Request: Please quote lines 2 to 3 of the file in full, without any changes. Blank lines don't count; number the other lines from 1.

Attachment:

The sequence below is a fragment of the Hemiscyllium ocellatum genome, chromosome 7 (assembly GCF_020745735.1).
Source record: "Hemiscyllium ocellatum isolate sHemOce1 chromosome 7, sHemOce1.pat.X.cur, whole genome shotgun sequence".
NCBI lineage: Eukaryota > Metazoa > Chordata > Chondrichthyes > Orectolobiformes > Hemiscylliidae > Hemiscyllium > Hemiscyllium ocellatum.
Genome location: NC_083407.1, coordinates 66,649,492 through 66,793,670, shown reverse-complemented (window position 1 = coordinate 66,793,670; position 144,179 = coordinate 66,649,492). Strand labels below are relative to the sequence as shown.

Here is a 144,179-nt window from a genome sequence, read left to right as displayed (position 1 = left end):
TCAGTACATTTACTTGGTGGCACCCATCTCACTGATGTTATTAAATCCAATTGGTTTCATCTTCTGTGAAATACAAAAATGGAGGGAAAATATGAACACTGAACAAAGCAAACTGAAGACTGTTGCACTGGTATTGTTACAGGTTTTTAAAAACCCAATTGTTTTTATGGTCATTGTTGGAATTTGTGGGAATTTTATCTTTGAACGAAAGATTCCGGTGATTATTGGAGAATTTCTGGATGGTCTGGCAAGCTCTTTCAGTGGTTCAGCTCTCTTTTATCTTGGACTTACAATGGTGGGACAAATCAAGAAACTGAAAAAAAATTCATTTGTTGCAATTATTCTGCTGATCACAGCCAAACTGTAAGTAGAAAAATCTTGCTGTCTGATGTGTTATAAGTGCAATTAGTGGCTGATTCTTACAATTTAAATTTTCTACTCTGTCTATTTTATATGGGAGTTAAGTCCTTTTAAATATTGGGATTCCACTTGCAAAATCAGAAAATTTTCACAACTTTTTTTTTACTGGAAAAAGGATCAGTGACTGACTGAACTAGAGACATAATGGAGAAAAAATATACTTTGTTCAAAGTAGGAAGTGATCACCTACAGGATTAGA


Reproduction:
Source record: "Hemiscyllium ocellatum isolate sHemOce1 chromosome 7, sHemOce1.pat.X.cur, whole genome shotgun sequence".
NCBI lineage: Eukaryota > Metazoa > Chordata > Chondrichthyes > Orectolobiformes > Hemiscylliidae > Hemiscyllium > Hemiscyllium ocellatum.